MOST STICK TO LONGER-TERM WEIGHT LOSS STRATEGIES
Newswise — ATLANTA (May 18, 2011) – Despite all the recent hype, restrictive diets such as the Dukan Diet and Atkins – and dieting programs such as Jenny Craig or Weight Watchers – appear at the bottom of the list of popular weight control methods, according to a new national survey released this week by the Calorie Control Council (CCC). At the top of the list are cutting back on sugar, eating smaller portions, using low-calorie, sugar-free foods and beverages and combining calorie reduction with exercise.
Regardless of what methods they are using, Americans are getting the message. The CCC survey found 54 percent of Americans trying to lose weight. According to the Centers for Disease Control and Prevention (CDC) National Center for Health Statistics, two-thirds of American adults are overweight or obese. “People are now hearing what health authorities have been saying for years – Americans are too heavy,” says James Hill, PhD, Executive Director of the University of Colorado Anschutz Health & Wellness Center and co-founder of America On The Move.
The results of the CCC survey – of Americans aged 18 and over – are in contrast with much of the recent emphasis and news about royal diets (Kate Middleton’s Dukan diet, for instance, prior to the Royal Wedding) and celebrity dieting programs. Not only are restrictive diets or dieting programs not representative of America, other less popular methods used by those on a diet included the use of online weight loss programs (mentioned by 7% of respondents), using diet pills (13%) and skipping meals (17%). At the other end of the scale, cutting back on foods high in sugar was mentioned most often (by 86% of respondents). Other popular methods of weight control by those trying to lose weight include eating smaller portion sizes (85%) and consuming low-calorie and sugar-free foods and beverages (78%). Also, 73 percent of Americans trying to lose weight say they are combining calorie reduction with exercise.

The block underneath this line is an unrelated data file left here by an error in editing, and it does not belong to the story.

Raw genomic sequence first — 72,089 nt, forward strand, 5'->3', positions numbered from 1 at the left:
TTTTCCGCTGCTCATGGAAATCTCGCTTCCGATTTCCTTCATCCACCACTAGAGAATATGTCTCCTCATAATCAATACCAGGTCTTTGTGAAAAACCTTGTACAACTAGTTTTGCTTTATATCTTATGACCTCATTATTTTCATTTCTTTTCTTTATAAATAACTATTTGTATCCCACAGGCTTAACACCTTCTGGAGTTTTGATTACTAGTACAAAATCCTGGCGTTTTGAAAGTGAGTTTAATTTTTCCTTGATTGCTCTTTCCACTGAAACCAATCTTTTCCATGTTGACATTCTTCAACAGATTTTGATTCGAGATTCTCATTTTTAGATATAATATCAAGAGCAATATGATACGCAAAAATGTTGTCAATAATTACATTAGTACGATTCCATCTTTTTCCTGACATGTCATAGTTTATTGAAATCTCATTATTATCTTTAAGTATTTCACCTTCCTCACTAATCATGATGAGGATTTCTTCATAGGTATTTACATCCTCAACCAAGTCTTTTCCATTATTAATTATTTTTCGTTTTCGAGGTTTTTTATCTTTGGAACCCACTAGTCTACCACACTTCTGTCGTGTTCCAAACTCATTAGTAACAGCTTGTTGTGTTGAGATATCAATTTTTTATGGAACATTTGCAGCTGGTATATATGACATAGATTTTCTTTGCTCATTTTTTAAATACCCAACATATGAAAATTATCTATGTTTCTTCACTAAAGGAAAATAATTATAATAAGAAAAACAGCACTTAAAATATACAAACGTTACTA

“Restrictive dieting, such as cutting out certain foods entirely, may work in the short term, but it usually does not pay off in the long term,” says Beth Hubrich, a registered dietitian with the Calorie Control Council. “Be wary of ‘fad’ diets that suggest drastically cutting entire food groups or avoiding certain foods. Although it may be something you can do for the next few months, if it is not something you can maintain over the long haul, be cautious.”
"A good way to start is by stopping any further weight gain by making small lifestyle changes," Hill notes. "Just cutting 100 calories a day can prevent the gradual weight gain experienced by most Americans. Continuing to increase regular exercise and eating smarter by reducing portions, and limiting fat and sugar intake will help in both losing weight and maintaining it. It is important to realize that these healthy changes need to be ones that can be maintained for life."
This nationally projectable survey was conducted in November-December 2010 by Booth Research Services, among 1,203 males and females aged 18 years and older. The sample reliability is plus or minus 2.8 percent at a 95 percent level of confidence. The Calorie Control Council, established in 1966, is an international non-profit association representing the low-calorie and reduced-fat food and beverage industry. The Council has been tracking dieting and weight control habits in the U.S. since 1984. More information is available at www.caloriecontrol.org.